Towards Evidence-Based Financing for Education in Emergencies
The strikingly low share of international humanitarian funding allocated to education is not sufficient to support the unprecedented need of children in crisis contexts. As the average length of displacement increasingly exceeds the duration of a typical basic education cycle, business-as-usual approaches to EiE and funding have shown their limits. How do we ensure sufficient funding for EiE? Can we identify what works in EiE and develop an evidence-based approach to funding it? This blog series will invite EiE experts to engage with relevant questions on intersections between increasing EiE financing and strengthening the EiE evidence base.
Discussion Series Contributors and Topics
- Towards Evidence-Based Financing for Education in Emergencies by INEE and NORRAG
- Why we should all be researcher-advocates by Jo Kelcey and Christine Monaghan, New York University
- Time to act: Calculating & securing the finances to fund education for the world's refugees by Emma Wagner, Save the Children
- We Need More and Better Data on Education a call to action issued by UNESCO UIS
- Investing in internally displaced children’s education is investing in their future by the Internal Displacement Monitoring Centre a call to action from IDMC at the July 2019 High-Level Political Forum
Join the Discussion
NORRAG and INEE seek to engage their respective members to think critically about EiE financing and evidence, to bring many voices to the table, and to share their expertise.
This blog series, which will run throughout 2018 and 2019, hopes to foster dialogue around questions such as:
- What is evidence in the field of EiE, and how should evidence inform funding decisions?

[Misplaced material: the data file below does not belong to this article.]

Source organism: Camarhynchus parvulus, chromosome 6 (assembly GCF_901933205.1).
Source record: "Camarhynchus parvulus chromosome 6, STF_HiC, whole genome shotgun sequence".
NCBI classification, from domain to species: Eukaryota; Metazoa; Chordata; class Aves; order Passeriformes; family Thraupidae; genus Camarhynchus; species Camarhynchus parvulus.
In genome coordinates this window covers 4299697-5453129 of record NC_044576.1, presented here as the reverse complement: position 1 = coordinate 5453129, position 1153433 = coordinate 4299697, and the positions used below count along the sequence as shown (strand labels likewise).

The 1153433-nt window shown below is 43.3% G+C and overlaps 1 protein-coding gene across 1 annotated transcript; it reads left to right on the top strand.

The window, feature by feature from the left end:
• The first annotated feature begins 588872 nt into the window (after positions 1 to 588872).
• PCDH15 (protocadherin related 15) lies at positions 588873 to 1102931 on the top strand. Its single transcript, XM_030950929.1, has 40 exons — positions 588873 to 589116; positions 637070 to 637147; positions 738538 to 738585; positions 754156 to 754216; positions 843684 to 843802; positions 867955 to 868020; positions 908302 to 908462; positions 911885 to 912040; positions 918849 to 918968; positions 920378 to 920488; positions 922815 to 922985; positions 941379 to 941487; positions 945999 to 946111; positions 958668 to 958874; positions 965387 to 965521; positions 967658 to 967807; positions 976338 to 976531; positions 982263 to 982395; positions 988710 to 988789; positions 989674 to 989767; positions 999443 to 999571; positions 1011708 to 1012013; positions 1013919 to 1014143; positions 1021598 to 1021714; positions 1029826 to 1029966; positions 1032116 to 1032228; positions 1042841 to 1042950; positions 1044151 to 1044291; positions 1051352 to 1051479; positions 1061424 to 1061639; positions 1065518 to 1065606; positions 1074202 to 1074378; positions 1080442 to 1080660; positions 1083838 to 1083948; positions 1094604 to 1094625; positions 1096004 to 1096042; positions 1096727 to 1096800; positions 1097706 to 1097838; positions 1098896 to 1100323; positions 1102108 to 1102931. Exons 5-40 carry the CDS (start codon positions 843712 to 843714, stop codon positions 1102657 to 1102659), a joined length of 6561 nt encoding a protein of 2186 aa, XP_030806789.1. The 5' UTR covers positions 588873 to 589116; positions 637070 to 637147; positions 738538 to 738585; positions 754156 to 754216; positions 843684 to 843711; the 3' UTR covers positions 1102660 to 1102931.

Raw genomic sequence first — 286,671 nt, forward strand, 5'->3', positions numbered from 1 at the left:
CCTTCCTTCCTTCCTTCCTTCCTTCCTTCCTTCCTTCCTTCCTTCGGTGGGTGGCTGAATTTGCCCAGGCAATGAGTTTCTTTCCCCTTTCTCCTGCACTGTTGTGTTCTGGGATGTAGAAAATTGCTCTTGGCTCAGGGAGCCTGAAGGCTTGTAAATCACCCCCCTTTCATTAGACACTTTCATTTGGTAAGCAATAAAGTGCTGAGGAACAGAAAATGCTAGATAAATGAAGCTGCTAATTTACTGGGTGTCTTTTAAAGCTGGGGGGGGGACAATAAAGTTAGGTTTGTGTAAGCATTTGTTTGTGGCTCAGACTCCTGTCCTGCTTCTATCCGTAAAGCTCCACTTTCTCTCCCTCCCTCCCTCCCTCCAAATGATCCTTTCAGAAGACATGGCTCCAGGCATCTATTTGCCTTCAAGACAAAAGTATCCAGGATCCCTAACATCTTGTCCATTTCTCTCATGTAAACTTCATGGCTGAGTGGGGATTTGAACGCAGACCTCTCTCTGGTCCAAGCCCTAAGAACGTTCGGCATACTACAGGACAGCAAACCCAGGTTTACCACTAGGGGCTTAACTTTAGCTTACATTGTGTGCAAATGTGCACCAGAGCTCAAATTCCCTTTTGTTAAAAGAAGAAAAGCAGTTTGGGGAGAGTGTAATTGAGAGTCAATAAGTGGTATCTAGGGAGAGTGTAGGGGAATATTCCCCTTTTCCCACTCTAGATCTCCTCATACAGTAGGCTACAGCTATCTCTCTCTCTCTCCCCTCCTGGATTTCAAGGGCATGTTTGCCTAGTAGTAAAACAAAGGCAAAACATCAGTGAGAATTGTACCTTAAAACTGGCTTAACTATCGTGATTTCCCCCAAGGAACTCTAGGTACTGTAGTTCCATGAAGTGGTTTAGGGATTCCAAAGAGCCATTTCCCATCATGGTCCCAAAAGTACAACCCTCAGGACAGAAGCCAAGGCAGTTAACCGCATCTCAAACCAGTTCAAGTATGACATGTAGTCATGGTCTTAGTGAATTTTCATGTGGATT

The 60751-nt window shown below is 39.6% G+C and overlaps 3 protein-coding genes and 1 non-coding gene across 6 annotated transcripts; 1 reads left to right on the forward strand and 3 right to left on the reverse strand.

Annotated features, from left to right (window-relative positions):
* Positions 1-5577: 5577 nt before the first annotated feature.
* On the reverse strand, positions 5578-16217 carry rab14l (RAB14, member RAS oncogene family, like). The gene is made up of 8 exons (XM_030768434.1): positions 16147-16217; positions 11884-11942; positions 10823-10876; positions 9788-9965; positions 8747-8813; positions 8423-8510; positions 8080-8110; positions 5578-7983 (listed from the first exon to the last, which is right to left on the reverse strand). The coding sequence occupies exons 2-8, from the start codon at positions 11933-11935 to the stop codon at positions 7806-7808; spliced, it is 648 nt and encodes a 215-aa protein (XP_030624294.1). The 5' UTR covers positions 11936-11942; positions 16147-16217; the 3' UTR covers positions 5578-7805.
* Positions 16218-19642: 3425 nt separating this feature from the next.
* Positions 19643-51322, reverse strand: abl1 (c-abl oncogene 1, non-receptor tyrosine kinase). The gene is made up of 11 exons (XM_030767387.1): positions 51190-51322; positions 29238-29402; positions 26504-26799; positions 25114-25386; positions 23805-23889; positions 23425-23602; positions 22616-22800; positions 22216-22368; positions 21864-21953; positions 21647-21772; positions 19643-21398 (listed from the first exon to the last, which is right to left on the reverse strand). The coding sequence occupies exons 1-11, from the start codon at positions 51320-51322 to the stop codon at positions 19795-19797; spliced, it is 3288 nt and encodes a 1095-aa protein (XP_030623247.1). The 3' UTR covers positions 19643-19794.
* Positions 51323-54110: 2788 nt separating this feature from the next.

- How to develop evidence-based national strategies against the backdrop of urgency, limited data, and funding gaps?
- How should we balance the frontline urgency for responses with the deliberation and time needed to generate robust evidence?
- How can implementers build in funding for research and evidence when they can barely cover program implementation costs?
- How can we improve connections between research, policy, and practice?
- How can we increase evidence uptake, and what role should all stakeholders – academics, practitioners, Ministries of Education, NGOs, and donors – play in strengthening the evidence base?
- What are the most sustainable forms of EiE financing?
These are just a few of the questions NORRAG and INEE aim to highlight in this series. We welcome your voices and look forward to engaging in this important dialogue.
Ways to engage
- Write a blog post on the topic. Contact Sonja Anderson at firstname.lastname@example.org.
- Comment and discuss with the authors and other readers. Visit the original post on the NORRAG website to leave comments.
- Share the blog posts with your colleagues and networks.
NORRAG is a global membership-based network of international policies and cooperation in education, established in 1986. NORRAG’s core mandate and strength is to produce, disseminate and broker critical knowledge and to build capacity among the wide range of stakeholders who constitute its network. NORRAG contributes to enhancing the conditions for participatory, informed, and evidence-based policy decisions that improve equity and quality of education. Learn more at www.norrag.org.
INEE is an open, global network of UN agencies, NGOs, donors, governments, universities, schools, and affected populations working together to ensure all persons the right to quality education in emergencies. Founded in 2000, INEE serves its members through community building, convening diverse stakeholders, knowledge management, advocating and amplifying ideas and knowledge, facilitating collective action, and providing members with resources and support. Learn more at www.inee.org.
Disclaimer: Both NORRAG and INEE offer spaces for dialogue about issues, research, and opinion on education and development. The views and factual claims made in the posts in this joint NORRAG-INEE blog series are the responsibility of their authors and are not necessarily representative of NORRAG’s or INEE’s opinions, policy, or activities.